One can obtain post-lockdown exit rates by applying the exit rates among loss-making and profit-making firms to the post-lockdown distribution of firm profits (as discussed above). The results suggest that the share of firms exiting would double on average, with large variation across countries (see Figure 2b).
Firms in poorer countries might fare better than predicted, as they could join the informal sector instead of shutting down completely, and because their true profitability might be higher than observed in the data due to misreporting.
Figure 2: Impact on firms’ payroll and exit rates
Unless mentioned, these results are averages across ten countries: Albania, Costa Rica, Ecuador, Eswatini, Ethiopia, Guatemala, Montenegro, Rwanda, Senegal and Uganda.
Can wage subsidies protect employment?
Wage subsidies are a widely discussed policy tool (Giupponi and Landais, 2020). Several studies show that wage subsidies can protect employment in a recession. These studies evaluate wage subsidy schemes in Italy (Giupponi and Landais, 2020), Switzerland (Kopp and Siegenthaler, 2019), France (Cahuc et al, 2018) and Germany (Boeri and Bruecker, 2011).
Wage subsidies triggered during recessions are less common in developing countries. Several studies have evaluated wage subsidies and other active labour market policies intended to facilitate labour market entry (for a survey, see McKenzie, 2017), and to reduce youth unemployment specifically (Alfonsi et al, 2020).
To our knowledge, there is only one study of a wage subsidy implemented by a developing country in a recession (Bruhn, 2016). That study suggests that industries in Mexico eligible for a wage subsidy during the financial crisis exhibited slightly (though not statistically significantly) higher employment and faster employment growth after the crisis.
Based on simulations using the administrative tax data, Bachas et al (2020) suggest that wage subsidies can protect some share of employment, but are less effective in lower-income countries with high labour informality: a 90% wage subsidy is expected to reduce predicted payroll cuts by only 30% (see Figure 3a).
This is because wage subsidies affect employment only in ‘marginal’ firms – that is, firms that lay off workers in the absence of the wage subsidy but retain them when receiving the subsidy. Firms are marginal if their losses can be compensated by a reduction in their labour costs.
But formal labour costs only represent 21% of all costs on average, and an even smaller share in poorer countries, where informal employment is more common (Ulyssea, 2018). For many firms in low-income countries, fixed costs are so high that the revenue shock pushes them into loss-making territory even if wages are subsidised. As a result, wage subsidies are more useful in higher-income countries (see Figure 3b).
Figure 3: Impact of Wage Subsidies on Payroll Loss
What are the effects on taxes paid?
Since lockdown affects firm profits, it also affects tax payments. What is the reduction in tax revenue for the three main taxes remitted by firms: corporate income tax, payroll tax and value-added tax (VAT)?
The results suggest that tax revenue from firms would drop by at least 1.5% of GDP in 2020 after a three-month lockdown, and by 2.5% of GDP after a five-month lockdown. These estimates constitute a lower bound, as they do not account for expected losses in other taxes such as import tariffs.
In addition, firms are predicted to accumulate excess losses equal to at least 2.9% of GDP. Governments thus need to provide additional loans and credit guarantees for firms to avoid bankruptcies.
The estimates imply very large increases in borrowing needs to cover tax revenue shortfalls and to guarantee loans to the corporate sector. This creates additional challenges for developing countries with limited fiscal space (Loayza and Pennings, 2020; Benmelech and Tzur-Ilan, 2020). Countries with limited access to international capital markets will require a substantial increase in budget support from donors.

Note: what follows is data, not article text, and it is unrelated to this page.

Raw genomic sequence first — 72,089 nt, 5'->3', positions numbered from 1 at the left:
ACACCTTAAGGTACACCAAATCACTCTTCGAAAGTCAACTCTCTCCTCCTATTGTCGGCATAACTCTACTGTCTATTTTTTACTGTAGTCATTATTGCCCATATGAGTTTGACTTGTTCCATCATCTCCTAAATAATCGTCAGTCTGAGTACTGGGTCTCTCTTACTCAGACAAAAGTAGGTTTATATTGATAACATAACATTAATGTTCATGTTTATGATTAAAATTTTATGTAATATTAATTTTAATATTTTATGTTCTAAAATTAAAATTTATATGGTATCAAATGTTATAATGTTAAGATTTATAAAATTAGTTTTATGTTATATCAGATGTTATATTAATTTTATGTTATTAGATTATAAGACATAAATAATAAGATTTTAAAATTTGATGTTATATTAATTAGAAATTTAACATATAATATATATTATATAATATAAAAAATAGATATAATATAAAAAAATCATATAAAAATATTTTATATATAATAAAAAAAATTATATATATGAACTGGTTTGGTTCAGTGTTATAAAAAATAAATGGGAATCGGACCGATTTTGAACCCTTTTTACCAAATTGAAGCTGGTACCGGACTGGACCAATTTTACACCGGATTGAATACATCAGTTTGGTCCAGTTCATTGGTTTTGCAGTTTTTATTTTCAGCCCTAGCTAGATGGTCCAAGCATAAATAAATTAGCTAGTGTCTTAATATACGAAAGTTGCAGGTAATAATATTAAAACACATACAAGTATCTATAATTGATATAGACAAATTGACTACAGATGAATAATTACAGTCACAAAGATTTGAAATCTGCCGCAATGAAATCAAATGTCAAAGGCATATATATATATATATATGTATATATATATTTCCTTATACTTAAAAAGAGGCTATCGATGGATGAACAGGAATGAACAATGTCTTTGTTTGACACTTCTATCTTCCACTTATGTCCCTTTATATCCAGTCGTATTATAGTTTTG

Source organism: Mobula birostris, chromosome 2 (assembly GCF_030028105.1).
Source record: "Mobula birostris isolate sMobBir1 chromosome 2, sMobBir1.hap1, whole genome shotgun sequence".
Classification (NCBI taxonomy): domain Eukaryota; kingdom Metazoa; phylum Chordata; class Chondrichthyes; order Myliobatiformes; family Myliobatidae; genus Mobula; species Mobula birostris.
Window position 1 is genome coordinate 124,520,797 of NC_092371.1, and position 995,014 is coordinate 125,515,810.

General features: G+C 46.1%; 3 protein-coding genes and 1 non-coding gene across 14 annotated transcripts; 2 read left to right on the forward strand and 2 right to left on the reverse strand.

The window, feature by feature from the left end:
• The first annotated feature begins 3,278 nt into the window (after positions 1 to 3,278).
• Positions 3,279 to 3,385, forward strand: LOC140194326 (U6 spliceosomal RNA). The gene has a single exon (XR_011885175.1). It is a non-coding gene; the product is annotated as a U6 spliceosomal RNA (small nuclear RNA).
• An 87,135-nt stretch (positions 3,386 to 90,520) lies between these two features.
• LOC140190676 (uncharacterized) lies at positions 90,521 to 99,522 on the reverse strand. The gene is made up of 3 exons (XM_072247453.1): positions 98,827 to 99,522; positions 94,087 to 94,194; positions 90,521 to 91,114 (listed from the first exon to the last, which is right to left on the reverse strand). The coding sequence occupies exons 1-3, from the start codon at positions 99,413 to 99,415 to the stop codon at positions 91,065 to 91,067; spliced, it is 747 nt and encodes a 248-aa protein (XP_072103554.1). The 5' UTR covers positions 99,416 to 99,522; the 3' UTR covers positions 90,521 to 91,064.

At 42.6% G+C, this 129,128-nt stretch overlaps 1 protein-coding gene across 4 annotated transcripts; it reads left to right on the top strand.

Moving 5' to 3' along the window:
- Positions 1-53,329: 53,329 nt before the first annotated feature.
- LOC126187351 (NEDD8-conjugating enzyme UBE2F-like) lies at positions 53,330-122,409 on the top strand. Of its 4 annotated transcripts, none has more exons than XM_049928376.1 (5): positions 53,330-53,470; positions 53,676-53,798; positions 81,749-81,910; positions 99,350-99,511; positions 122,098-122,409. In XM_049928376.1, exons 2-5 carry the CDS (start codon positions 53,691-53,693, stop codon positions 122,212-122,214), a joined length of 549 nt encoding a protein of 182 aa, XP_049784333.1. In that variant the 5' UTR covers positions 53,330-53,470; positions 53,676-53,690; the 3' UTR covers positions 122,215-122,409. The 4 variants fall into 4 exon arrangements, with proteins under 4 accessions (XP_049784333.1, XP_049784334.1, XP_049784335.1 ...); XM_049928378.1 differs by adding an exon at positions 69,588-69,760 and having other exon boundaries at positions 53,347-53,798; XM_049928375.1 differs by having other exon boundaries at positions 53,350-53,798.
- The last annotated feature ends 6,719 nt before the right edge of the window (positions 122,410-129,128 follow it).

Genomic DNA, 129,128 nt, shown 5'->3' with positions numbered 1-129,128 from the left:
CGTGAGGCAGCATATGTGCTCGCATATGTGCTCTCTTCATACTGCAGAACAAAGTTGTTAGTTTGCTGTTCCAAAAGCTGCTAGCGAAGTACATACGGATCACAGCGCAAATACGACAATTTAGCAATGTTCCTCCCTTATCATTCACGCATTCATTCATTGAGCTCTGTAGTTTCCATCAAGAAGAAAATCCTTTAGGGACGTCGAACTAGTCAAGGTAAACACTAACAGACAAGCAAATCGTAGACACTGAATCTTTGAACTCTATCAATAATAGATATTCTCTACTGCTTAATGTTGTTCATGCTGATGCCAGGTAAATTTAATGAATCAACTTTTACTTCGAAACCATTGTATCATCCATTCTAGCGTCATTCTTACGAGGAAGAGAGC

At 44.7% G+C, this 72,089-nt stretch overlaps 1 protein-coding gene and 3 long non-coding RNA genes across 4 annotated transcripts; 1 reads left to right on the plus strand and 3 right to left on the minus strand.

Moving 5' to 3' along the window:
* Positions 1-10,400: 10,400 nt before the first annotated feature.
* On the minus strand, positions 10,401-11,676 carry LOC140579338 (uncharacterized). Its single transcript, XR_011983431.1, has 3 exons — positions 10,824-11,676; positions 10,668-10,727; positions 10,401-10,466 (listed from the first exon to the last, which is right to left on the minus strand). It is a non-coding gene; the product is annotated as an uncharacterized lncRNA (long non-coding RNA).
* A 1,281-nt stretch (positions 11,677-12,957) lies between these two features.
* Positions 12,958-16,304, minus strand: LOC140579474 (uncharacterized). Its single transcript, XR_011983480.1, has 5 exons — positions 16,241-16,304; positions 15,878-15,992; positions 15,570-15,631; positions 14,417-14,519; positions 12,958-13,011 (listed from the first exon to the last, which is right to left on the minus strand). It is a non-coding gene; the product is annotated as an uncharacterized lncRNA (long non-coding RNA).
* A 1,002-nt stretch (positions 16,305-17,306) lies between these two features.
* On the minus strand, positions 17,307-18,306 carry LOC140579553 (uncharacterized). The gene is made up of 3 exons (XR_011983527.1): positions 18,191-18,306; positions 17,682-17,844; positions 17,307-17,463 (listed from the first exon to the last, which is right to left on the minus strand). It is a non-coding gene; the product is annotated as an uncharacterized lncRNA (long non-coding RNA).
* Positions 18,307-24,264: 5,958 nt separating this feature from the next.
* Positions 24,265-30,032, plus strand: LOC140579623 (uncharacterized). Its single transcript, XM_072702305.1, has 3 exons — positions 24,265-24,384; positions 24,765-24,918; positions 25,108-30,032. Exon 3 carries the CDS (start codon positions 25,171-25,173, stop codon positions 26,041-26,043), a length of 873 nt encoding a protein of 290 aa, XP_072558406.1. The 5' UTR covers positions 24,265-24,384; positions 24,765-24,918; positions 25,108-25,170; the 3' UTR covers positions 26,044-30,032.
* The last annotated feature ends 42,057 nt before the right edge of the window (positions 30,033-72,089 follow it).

What are the weaknesses of the analysis?
The simulations discussed here face several limitations:
- They only consider a demand shock – arguably the key direct impact of Covid-19 – and assume that firms have no problems sourcing inputs; in practice, the pandemic also induces a supply shock, which can amplify the demand shock.
- They do not account for the indirect impacts of the shock through firms' trade linkages, which are potentially important.
- They do not allow firms to adapt to the crisis (for example, by changing products, selling online, etc.).
Taking account of the first two caveats, the estimates could be considered as plausible lower bounds arising from direct effects of lockdown, without considering the network structure of the economy and the ways in which different shocks amplify each other.
Two other challenges are related to the data used in the analysis. First, profits in administrative tax data could be under-reported for tax minimisation purposes, meaning firms might exhibit artificially low profitability in the pre-Covid-19 baseline.
Second, the data cover only registered firms, and not the informal sector. Yet it can be argued that formal firms are the relevant group to study from a public finance perspective, as they remit the lion’s share of taxes and because they can be reached directly with tax policy measures and liquidity provision.
How can the analysis be improved?
The simulations discussed here can be improved in the coming months with the release of monthly and quarterly data (notably on VAT payments). This would allow refining the calibration of sector-specific demand shocks based on realised shocks. After corporate income tax declarations for 2020 are filed, it will also be possible to compare predicted effects on firm profits and tax payments to actual outcomes.
Over the medium term, the data would also show evidence of shifts in the firm-size distribution and the concentration of market power. The demand shock simulations suggest that small and young firms (with high fixed costs) are more likely to disappear and larger firms may increase their market share.
In addition to firm-level tax records, some countries generate transaction-level records from e-billing systems and credit/debit card reporting systems. These data are increasingly available in developing countries. They can be used for ‘nowcasting’ of economic activity, and for gaining a very granular understanding of economic dynamics at the local and sectoral level (for example, see Chetty et al, 2020, for the United States).
Where can I find out more?
Replication codes are available here and will continue to be updated with extensions based on feedback from governments and researchers.
Country-specific World Bank Practice Notes that summarise the results for individual countries are published here for Albania, Costa Rica, Ecuador, Ethiopia, Guatemala, Montenegro, Senegal and Uganda.
The World Bank pulse surveys are conducted by a team lead by Denis Medvedev.
Who are experts on this question?
Authors: Pierre Bachas, Anne Brockmeyer and Camille Semelet
Published on: 09th Sep 2020
Last updated on: 21st Oct 2020